The wage premium is even more pronounced in manufacturing, where high-tech workers earn 56 percent more than their counterparts in non-high-tech manufacturing.

The nature of how and where many high-tech-related activities can be performed also contributes to elevated pay. Much of it is accomplished offsite, and thus, these Texas companies are competing for workers residing in other areas such as California and New York where wage demands are greater.

TBOS data show that telecommuting is far more prevalent in high tech than in other sectors, with high-tech firms reporting 36 percent of their employees work fully remote, on average, versus 14 percent for companies overall (Chart 4). The percentage working from home could increase in the future, with U.S. firms anticipating slightly more remote work over the next five years.

Chart 4

Downloadable chart

TBOS high-tech companies say their top hiring impediment is not lack of applicants—as it is for other sectors—but workers looking for more pay than offered.

Looking closer at Texas’ high-tech sector

Home-grown companies, such as Texas Instruments and Dell, were pioneers in computer and electronic products manufacturing, the dominant high-tech subsector in Texas until 2010. It had comprised nearly half of state high-tech employment in 1990 and more than a third in 2000 (Chart 5).

Chart 5

Downloadable chart

Offshoring of U.S. manufacturing has contributed to this downward trend; manufacturing now accounts for just 14 percent of Texas tech employment.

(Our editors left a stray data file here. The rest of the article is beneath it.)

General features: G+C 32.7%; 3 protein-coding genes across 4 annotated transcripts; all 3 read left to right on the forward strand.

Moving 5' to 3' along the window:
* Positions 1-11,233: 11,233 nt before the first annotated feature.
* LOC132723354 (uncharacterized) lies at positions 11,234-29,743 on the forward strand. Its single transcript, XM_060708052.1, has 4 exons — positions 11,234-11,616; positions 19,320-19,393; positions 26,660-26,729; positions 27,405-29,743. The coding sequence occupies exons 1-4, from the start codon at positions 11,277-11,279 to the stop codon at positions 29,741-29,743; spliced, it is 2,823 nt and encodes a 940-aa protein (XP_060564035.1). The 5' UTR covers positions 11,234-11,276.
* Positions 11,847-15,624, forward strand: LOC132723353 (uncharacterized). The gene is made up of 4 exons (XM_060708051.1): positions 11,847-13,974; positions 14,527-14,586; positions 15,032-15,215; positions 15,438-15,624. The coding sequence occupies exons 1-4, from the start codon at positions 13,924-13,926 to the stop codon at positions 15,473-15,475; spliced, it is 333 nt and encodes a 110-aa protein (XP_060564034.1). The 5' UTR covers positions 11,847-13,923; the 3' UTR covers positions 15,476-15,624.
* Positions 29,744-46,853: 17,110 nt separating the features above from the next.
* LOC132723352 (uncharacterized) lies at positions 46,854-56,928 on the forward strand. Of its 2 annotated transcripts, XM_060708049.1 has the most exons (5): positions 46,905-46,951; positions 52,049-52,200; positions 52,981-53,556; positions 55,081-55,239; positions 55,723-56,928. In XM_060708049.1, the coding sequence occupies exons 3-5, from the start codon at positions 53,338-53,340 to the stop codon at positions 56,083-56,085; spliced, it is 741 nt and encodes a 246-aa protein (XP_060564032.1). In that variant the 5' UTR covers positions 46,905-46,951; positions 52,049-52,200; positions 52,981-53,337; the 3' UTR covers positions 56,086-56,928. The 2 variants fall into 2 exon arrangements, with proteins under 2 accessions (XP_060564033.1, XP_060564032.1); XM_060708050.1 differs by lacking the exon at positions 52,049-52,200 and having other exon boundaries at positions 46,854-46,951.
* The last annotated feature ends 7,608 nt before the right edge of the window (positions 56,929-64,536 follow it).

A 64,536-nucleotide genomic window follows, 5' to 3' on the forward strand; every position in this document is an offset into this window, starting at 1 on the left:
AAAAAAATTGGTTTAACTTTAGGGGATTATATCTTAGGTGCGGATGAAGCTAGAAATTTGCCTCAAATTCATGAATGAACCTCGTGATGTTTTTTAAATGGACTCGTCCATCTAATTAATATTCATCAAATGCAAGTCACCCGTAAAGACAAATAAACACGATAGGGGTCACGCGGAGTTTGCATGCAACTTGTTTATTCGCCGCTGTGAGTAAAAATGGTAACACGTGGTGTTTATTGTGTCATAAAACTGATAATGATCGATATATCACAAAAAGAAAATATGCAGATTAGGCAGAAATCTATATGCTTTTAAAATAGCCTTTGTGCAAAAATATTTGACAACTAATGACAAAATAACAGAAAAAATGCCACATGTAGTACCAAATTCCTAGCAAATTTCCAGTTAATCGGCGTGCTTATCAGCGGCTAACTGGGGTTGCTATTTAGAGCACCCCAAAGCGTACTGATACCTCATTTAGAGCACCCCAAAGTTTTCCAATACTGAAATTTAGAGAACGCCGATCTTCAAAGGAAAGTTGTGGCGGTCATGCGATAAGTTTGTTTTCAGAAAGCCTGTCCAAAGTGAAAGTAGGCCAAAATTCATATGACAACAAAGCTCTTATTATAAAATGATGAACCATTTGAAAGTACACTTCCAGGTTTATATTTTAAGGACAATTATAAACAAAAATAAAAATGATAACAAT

Telecommunications giant Southwestern Bell (later SBC, now AT&T) moved its headquarters from St. Louis to San Antonio in 1993, boosting telecom’s footprint in Texas. (AT&T is now based in Dallas.) Telecommunications was the second largest tech subsector in Texas until 2007.

More recently, computer systems design and tech consulting services have become prominent in the state’s high-tech frontier, led by the Apple, Meta and Google expansions in Austin. High tech has become a pillar of Austin’s economy, where the share of high-tech jobs is double that of the U.S.

State well-positioned for emerging technologies

Texas is poised to lead in new advanced technologies, notably artificial intelligence (AI) and semiconductor manufacturing. The state is home to some of the most promising AI companies, and metro Austin is a notable early adopter and a dominant region in the nation’s emerging AI economy.

The federal CHIPS Act and increasing semiconductor business bolster the state’s leadership in the manufacture of the key hardware component critical to both emerging and legacy technologies.

Nearshoring in Mexico—firms shifting operations or suppliers from overseas locations—could further extend the global technology reach of Texas, the No. 1 U.S. exporting state to Mexico and the world.

When asked about the future, the high-tech company respondents to TBOS are markedly more optimistic than their counterparts in other sectors (Chart 6).

Chart 5

Downloadable chart

More than half (62 percent) of high-tech respondents expected their output to increase in the first half of 2024, according to responses to a TBOS special question posed in January. By comparison, 33 percent of manufacturers overall and 49 percent of services firms responded similarly. Such sentiment could be a precursor to further high-tech sector expansion.

About the authors

Emily  Kerr

Emily Kerr is a senior business economist in the Research Department of the Federal Reserve Bank of Dallas.

Robert  Leigh

Robert Leigh is a research analyst in the Research Department at the Federal Reserve Bank of Dallas.

Luis  Torres

Luis Torres is a senior business economist in the San Antonio Branch of the Federal Reserve Bank of Dallas.

The views expressed are those of the authors and should not be attributed to the Federal Reserve Bank of Dallas or the Federal Reserve System.